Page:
After a thrilling day’s drive, we gathered to replenish the calories burned during intense driving concentration. The stay at the Sagamore Hotel proved to be both satisfying for the appetite as well as for the body, and prepared us for more driving the next morning. This is what’s known as an automotive smorgasbord of delights.

Next, it was the V12 Aventador, an uppermost echelon car that few get to experience. The stealth fighter design is muted a bit by the glossy white paint job, but the car still looks menacing, especially from behind, where the large vents and the center exhaust dominate. The interior is roomy and very comfortable, making it far easier to concentrate on spirited driving. The jet-plane start button emerges after a flick of the thumb on its cover. The 12-cylinder engine erupts mellifluously, the crisp electronic gauges illuminate and the stage is set for a singular driving experience in one of the most advanced supercars in existence. Getting out of the small town into the arena of open roads is a bit of a challenge, as the Aventador struggles for smoothness at lower speeds with its seven speed gearbox. Imagining tooling around in it through narrow cobblestoned Italian streets is about as appealing as cold water shaving a full beard with bar soap and a single bladed disposable razor.

But when the smooth and scenic roads of upstate New York present themselves with open arms, the experience is something completely desirable. The V12 breathes in anticipation of your heavy foot and speeds climb without effort from the 700 horsepower at your disposal. The large but surprisingly light (3,470 pounds) Aventador bites into the pavement with its all-wheel-drive system, and the car seems unshakeable. The lead Gallardo Performante Spyder spools up to 100, 110, and then 140 and paves the way to blissful speed. But unlike the Supertrofeo Stradale, which is a ferociously quick track machine, the Aventador instills a different, nearly presidential-like confidence the faster you go; 150 mph seems nearly effortless. At no time is control an issue, and the V12 begs you to go even faster, but is overshadowed by both your burning driver’s license and a thin wallet. Nearly as astounding as the speed is the sheer power of the brakes — carbon ceramic ones the size of manhole covers that stop with the kind of authority that throw all your organs forward and comfort you at the same time. The only minuscule wrench in the cogs is a noticeable right rear wheel vibration between speeds of 100-120 mph that could’ve been the result of a missing wheel weight, no doubt jettisoned into the upper reaches of space or embedded deeply into the rock of the surrounding landscape.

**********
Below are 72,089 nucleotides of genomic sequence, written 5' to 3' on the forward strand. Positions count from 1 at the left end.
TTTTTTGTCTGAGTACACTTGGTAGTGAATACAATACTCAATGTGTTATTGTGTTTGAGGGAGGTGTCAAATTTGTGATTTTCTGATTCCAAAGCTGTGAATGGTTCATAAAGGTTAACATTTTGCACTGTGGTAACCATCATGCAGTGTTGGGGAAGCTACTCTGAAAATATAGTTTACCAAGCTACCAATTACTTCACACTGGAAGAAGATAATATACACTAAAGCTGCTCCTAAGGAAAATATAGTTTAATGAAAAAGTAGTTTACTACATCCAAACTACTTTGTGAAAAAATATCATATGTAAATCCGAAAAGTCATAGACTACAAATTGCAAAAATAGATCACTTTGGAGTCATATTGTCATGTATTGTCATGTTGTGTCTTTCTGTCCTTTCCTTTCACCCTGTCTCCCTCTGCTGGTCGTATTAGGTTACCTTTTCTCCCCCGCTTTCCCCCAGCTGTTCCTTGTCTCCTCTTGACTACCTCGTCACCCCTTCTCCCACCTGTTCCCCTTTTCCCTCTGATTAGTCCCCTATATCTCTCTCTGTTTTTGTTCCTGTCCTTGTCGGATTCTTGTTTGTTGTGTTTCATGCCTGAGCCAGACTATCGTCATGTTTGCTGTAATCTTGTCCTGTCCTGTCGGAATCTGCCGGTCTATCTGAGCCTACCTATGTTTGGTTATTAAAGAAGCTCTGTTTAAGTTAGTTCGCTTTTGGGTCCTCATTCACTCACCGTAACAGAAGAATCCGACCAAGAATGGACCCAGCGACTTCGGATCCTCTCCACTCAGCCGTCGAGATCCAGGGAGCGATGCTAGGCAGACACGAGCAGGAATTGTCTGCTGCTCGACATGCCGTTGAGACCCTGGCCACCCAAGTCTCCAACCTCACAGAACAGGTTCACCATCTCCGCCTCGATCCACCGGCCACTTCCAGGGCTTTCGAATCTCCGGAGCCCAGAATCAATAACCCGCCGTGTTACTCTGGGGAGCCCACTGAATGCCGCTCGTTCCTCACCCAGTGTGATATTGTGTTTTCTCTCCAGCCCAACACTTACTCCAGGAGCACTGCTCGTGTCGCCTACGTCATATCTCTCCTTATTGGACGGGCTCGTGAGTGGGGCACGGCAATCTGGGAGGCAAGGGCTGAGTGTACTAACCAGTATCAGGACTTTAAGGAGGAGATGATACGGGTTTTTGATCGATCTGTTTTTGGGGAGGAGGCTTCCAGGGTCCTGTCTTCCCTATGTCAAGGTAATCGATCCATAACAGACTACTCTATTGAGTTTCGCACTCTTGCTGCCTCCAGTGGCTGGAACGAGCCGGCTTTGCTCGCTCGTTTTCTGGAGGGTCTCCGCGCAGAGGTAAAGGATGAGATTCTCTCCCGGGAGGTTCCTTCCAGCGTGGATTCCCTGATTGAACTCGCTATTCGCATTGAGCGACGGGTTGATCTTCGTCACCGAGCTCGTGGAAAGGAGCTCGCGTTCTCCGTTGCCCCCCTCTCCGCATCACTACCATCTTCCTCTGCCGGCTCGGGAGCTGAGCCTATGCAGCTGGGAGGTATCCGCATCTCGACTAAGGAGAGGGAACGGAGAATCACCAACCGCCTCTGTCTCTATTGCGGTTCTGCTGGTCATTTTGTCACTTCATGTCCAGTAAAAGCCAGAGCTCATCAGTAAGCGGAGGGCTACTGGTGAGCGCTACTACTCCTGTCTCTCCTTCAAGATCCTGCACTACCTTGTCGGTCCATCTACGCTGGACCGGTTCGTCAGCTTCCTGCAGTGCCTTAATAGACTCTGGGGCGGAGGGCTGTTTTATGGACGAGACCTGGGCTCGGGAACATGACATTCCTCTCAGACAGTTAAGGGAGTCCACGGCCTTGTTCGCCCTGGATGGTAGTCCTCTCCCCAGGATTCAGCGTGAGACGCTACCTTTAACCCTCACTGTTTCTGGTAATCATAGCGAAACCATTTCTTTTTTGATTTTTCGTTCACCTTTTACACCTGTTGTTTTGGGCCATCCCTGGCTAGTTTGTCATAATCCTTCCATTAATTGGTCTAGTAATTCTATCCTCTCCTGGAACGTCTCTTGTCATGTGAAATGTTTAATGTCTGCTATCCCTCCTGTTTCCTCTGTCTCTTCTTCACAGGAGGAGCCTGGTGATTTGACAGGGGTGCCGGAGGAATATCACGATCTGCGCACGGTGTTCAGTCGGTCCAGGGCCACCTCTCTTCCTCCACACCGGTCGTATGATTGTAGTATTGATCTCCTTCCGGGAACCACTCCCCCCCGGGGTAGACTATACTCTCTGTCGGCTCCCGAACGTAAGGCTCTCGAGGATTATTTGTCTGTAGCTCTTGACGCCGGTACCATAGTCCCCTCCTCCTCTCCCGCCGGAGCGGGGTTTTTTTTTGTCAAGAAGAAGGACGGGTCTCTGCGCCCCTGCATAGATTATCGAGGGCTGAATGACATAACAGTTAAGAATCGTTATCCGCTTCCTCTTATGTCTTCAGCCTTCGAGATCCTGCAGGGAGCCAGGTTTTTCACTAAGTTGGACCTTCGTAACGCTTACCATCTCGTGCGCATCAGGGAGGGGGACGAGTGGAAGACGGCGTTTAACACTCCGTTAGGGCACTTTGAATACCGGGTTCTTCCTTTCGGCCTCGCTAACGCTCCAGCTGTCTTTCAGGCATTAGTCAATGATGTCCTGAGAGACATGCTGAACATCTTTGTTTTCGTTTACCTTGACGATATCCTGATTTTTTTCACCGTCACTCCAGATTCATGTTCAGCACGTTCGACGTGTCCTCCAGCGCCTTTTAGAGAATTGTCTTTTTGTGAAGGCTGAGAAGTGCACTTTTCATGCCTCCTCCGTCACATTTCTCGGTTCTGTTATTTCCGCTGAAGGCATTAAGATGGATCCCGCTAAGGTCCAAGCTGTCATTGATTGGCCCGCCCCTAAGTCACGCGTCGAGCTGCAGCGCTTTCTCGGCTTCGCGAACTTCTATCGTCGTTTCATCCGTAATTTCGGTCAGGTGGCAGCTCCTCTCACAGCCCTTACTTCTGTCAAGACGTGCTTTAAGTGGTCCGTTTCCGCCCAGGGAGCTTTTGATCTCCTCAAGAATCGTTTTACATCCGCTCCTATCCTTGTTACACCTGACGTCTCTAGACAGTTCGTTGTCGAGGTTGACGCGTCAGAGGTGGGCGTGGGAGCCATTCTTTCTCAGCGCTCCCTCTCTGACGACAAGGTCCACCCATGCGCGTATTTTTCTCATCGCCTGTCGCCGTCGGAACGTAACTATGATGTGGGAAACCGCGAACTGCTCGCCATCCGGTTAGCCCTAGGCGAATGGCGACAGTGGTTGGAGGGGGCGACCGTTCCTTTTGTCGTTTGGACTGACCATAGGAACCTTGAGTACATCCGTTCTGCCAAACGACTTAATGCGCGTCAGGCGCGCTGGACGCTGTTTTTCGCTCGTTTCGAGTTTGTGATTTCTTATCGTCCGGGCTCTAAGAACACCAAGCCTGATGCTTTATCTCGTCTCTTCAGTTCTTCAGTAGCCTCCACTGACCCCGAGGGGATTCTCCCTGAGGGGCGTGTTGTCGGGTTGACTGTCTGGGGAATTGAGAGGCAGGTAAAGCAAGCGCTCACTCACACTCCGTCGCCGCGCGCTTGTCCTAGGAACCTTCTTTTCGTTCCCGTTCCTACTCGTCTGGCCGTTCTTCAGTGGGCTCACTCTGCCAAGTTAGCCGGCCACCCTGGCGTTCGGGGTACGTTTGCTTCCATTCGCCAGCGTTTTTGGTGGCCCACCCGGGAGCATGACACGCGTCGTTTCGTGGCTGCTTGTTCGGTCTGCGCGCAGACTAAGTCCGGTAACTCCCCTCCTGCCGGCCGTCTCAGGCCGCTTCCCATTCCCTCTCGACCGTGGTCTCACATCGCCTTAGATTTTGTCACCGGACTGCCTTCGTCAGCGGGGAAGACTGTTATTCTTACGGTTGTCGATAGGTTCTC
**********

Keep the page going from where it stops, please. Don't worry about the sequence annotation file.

What has just occurred in the thrilling autumn drive is a tribute to the dreams of car-crazy little boys and remains as the kind of automotive experience that drowns out life’s worries, annoying politics and about everything else. This is exactly what the Lamborghini brand is about, according to Michael Lock, COO at Automobili Lamborghini America LLC. First and foremost, it’s the performance prowess of the cars and the heritage of Lamborghini; but it’s also about the people who infuse each Lamborghini with a strong sense of brand community. The fact that the non-driving segments of the Giro were littered with unique experiences, such as falconry and archery at Red Apple Farms in Phillipston, MA, made it all the more special. It was, however, alarming that most in the party presented more skill behind the wheel than behind a bow (luckily, everyone departed with eyes and torsos in tact). But the activities, the food, the conversation — all were planned as part of the lifestyle of the Lamborghini brand, making the experience inviting both in and out of the cars.

Over the course of the next three days, along curvy and undulating New England roads, we carved our way from New York to Vermont and on to Boston, MA, via the Aventador flagship, as well as numerous iterations of the capable Gallardo — from all-wheel-drive Spyders to potent two-wheel-drive versions that add a different driving characteristic. Regardless of the setup of each of the cars, every one presented itself as an opportunity to expose the Lamborghini brand in the most direct manner possible — tearing up the road. Other than the morning pep talk to be safe, there were no limits placed on drivers, no cautionary tales told and certainly no stink eye for letting the cars do what they do best. Frankly, we’ve received significantly bolder warnings from lesser brands while taking family sedans out on local roads.

What has just occurred in the thrilling autumn drive is a tribute to the dreams of car-crazy little boys and remains as the kind of automotive experience that drowns out life’s worries, annoying politics and about everything else.

One incident did occur, albeit safely and humorously. On day two, no fewer than twelve cars at a time whizzed past the gorgeous landscape while local law enforcement apparently received numerous phone calls from some minivan drivers who were, uh, passed quickly on our journey. We made it through relatively unscathed, with the exception of our fearless Lambo lead driver, Mr. Kelly Snyder, who suffered a small slap on the wrist and later shared with us what the fuzz had laughingly communicated to him. If you’re able to take a dozen supercars out for rapid passage on public roads without any involvement from the police, you can not only drive well, you’re also a bit of a miracle worker. We certainly marveled at our luck after nearly a thousand miles of driving pleasure.

What emerged on the other side of the trip was an experience of truly remarkable driver’s cars, not just supercars. Lamborghini has gone from historied, classic design to vented and festooned 80s icon to refined machines worthy of the automotive upper limits they so easily attain. Plus, it’s not just the cars. It’s the culture of a small, longstanding and proud company, one that treats its customers like the kings they feel like every time they step into a Lamborghini.